Even as Republican-led initiatives aimed at reducing abortions are sweeping statehouses across the country, fewer women are seeking to have the procedure done. Still, while the abortion rate dropped 8 percent between 2000 and 2008, it spiked among poor women, ABC News reported Tuesday.
The increase in abortions among the poor may reflect the tough economic times, researchers said. Women whose family income fell below the national poverty level accounted for 42 percent of the 1.2 million or so abortions in 2008.
"In the middle of a recession, it's possible women have reduced access to contraception and have more unintended pregnancies," said Rachel Jones
, senior research associate at New York City's Guttmacher Institute and lead author of the report published Monday in the journal Obstetrics & Gynecology.
"It's also possible that women confronted with unplanned pregnancies when they are out of work decide to have abortions, even though they might have carried it to term in more stable times."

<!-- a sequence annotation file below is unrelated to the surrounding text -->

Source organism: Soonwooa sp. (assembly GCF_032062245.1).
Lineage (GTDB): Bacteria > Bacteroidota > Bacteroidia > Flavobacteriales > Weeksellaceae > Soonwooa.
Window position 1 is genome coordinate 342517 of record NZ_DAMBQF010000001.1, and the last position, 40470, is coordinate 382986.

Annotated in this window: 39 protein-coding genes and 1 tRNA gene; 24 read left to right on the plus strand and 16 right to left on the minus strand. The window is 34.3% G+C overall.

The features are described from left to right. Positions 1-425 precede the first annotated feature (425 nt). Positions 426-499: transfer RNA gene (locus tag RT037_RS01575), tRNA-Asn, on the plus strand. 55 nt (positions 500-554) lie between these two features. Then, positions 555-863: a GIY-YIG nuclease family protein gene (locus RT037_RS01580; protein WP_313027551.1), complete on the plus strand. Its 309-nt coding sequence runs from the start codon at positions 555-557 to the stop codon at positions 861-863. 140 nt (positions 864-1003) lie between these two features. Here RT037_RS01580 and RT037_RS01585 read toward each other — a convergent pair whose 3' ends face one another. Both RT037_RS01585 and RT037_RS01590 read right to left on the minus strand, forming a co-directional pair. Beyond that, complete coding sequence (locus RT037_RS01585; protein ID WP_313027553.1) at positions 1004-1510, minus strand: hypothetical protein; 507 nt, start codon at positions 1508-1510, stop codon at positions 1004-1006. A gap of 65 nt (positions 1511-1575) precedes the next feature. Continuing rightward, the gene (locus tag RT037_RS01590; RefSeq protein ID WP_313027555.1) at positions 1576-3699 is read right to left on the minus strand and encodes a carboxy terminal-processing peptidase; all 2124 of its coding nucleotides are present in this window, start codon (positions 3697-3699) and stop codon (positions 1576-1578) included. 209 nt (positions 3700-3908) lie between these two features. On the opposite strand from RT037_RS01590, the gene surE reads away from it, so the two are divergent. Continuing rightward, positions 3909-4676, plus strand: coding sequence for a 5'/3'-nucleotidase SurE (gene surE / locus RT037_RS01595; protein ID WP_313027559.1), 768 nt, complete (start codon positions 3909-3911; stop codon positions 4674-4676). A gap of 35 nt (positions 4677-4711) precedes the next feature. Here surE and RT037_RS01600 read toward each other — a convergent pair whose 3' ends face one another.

Using information collected through patient surveys, Jones and colleagues estimated the rate of abortion among women of various ages, races, religions, income and education levels, calculating changes in the rate since 2000.
Many conservative state lawmakers swept into office in the 2010 mid-term elections have been successfully pushing for tighter restrictions on abortion in dozens of states. They aim to further reduce the abortion rate.
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